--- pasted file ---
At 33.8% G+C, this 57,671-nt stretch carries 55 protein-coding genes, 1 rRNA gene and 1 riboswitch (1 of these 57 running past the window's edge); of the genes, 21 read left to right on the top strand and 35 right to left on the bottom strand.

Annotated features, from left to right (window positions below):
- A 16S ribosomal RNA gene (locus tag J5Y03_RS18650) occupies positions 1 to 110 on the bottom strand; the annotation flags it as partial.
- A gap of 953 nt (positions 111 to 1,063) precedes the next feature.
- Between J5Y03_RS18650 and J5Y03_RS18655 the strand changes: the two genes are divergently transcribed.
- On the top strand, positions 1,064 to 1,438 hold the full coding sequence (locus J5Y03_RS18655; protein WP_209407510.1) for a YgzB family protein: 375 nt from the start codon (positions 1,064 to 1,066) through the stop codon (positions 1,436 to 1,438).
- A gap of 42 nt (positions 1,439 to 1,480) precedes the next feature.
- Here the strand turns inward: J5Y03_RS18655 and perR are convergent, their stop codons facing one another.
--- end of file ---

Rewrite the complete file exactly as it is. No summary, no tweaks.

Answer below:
At 33.8% G+C, this 57,671-nt stretch carries 55 protein-coding genes, 1 rRNA gene and 1 riboswitch (1 of these 57 running past the window's edge); of the genes, 21 read left to right on the top strand and 35 right to left on the bottom strand.

Annotated features, from left to right (window positions below):
- A 16S ribosomal RNA gene (locus tag J5Y03_RS18650) occupies positions 1 to 110 on the bottom strand; the annotation flags it as partial.
- A gap of 953 nt (positions 111 to 1,063) precedes the next feature.
- Between J5Y03_RS18650 and J5Y03_RS18655 the strand changes: the two genes are divergently transcribed.
- On the top strand, positions 1,064 to 1,438 hold the full coding sequence (locus J5Y03_RS18655; protein WP_209407510.1) for a YgzB family protein: 375 nt from the start codon (positions 1,064 to 1,066) through the stop codon (positions 1,436 to 1,438).
- A gap of 42 nt (positions 1,439 to 1,480) precedes the next feature.
- Here the strand turns inward: J5Y03_RS18655 and perR are convergent, their stop codons facing one another.